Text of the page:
Ontario is introducing one of the country's most comprehensive Internet policing programs, by installing "filters" that will prevent civil servants from surfing the Web for sites promoting violence, hatred, and pornography.
Critics call the move a form of heavy-handed cyber-censorship, but the government says it is simply buying into the best principles of corporate management.
"We decided this was good governance", said Joan McCalla, chief strategist at the Management Board Secretariat, which is overseeing installation of the blocking software.
"It's not that this [civil servants surfing for sex] is an extensive problem, but we wanted to prevent it from becoming one", she said, adding that the need to improve productivity wasn't the main driver.
Ms. McCalla said a committee of deputy ministers approved filtering of Web site categories that "pertain to hate, crime, and pornography", with the policy applying to all computers linked to the government's network. About 65,000 employees will be affected.
Web-filtering software developers and Internet consultants say the Ontario action is unusual because it extends across all ministries and some closely linked agencies.
In most cases, they say, filtering is used selectively in homes, schools, public libraries, and, increasingly, in the corporate world. Surveys suggest that abuse of the Internet in the workplace reduces productivity.
Ms. McCalla said she's not aware of another province using widespread Web filtering.
A Quebec government spokesman said limited Web filtering is employed on its network, while an Alberta official said filtering "has not been an issue" there.
"We're in the business of providing access", he said. Spokesmen for other provinces said Web access by staff is being examined.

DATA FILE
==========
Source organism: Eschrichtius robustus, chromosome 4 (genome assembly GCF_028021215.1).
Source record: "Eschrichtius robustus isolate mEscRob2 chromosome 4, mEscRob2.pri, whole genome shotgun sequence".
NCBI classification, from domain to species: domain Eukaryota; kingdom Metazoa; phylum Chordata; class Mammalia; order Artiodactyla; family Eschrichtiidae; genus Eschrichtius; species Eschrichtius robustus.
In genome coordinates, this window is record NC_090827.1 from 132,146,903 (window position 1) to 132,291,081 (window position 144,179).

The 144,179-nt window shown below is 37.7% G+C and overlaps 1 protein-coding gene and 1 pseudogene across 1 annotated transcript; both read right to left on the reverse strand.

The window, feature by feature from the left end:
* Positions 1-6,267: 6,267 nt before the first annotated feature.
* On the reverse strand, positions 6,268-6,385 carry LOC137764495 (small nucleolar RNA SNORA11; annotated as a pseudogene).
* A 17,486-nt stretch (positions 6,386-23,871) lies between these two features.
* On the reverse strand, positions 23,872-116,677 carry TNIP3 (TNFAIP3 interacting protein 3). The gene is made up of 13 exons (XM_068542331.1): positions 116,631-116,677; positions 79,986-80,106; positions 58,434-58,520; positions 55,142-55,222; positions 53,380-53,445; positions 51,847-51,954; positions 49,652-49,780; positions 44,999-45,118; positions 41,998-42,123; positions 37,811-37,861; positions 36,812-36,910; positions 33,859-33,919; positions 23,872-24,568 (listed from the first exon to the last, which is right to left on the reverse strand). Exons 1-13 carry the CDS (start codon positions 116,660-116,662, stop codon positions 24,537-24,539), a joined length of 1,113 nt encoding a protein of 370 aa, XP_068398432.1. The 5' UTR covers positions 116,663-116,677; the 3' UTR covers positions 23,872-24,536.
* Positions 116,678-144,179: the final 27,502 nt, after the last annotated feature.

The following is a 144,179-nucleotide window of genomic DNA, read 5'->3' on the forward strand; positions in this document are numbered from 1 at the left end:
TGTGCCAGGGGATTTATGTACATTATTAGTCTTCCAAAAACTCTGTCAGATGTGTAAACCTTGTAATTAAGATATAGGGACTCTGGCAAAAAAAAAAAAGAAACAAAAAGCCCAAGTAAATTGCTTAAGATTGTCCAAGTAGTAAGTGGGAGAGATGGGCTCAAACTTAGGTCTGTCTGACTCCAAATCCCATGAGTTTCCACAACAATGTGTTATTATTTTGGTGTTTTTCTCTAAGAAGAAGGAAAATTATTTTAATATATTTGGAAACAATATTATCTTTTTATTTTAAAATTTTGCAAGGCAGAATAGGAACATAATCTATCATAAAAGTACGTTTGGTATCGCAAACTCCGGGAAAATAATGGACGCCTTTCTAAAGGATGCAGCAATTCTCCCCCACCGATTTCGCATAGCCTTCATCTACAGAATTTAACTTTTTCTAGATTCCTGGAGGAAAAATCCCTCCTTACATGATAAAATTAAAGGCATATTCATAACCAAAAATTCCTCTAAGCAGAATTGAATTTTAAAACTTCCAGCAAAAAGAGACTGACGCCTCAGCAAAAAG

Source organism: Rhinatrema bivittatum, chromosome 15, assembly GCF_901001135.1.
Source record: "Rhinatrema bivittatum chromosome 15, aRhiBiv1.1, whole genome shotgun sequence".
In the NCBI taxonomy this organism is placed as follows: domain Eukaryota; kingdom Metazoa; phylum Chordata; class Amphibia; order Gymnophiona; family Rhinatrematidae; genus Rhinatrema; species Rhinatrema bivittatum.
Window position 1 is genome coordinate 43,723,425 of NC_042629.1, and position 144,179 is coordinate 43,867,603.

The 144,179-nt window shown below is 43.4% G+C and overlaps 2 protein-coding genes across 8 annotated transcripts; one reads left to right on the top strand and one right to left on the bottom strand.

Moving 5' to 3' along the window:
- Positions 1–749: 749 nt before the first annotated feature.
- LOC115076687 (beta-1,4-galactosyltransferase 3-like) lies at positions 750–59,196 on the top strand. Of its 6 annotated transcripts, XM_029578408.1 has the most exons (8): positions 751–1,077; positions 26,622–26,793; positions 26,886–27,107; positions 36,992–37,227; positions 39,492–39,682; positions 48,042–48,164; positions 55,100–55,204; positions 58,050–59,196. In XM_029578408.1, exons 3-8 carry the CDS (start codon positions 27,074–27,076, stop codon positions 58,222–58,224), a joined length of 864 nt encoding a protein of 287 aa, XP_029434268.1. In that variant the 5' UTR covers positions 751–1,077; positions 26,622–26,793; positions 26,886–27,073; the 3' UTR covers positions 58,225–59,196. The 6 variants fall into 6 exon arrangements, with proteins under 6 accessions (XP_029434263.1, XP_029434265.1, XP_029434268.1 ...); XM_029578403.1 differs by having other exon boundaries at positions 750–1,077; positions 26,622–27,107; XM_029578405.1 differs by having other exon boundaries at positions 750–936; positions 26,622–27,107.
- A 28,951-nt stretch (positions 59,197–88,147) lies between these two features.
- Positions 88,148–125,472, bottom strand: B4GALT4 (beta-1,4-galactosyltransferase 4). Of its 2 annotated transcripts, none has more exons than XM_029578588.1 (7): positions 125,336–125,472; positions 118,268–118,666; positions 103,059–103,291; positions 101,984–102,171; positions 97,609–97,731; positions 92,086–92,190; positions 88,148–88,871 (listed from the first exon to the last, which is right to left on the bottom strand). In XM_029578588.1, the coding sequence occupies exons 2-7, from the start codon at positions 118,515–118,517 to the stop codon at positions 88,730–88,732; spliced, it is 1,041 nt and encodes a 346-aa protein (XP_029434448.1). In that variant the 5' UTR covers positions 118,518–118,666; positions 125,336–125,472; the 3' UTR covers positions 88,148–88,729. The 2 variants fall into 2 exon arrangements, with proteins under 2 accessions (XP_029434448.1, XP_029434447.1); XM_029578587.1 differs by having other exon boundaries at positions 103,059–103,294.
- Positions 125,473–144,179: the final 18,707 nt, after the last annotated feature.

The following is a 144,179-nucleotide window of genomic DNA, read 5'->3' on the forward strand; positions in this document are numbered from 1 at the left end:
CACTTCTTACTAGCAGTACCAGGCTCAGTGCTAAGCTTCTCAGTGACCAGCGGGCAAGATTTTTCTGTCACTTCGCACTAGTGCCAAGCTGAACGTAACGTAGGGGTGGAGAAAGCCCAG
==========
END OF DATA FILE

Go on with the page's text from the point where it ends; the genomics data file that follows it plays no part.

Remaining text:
In Ottawa, federal policy governing electronic networks recommends "monitoring practices that strike a balance" between individual rights and the need to curb "unlawful usage", said a spokesman. It's up to individual departments to decide on measures to regulate the Net, he added.
In the U.S., federal policy discourages bureaucrats from using government computers and e-mail for non-government purposes, but physical restrictions are not in place.
Ontario, meanwhile, is installing inexpensive blocking software that includes upgrades of the so-called black list of inappropriate Web sites. Since the Web emerged in 1994 as a commercial medium, several programs have been developed to help corporations monitor and filter Internet access and e-mail.
The programs are used to filter pornography, violence, hate crimes, games, and gambling.
Software installed on the Ontario government network advises employees trying to access an off-limits Web page that the site is not accessible. A "feedback" button placed on the page will capture comments by employees.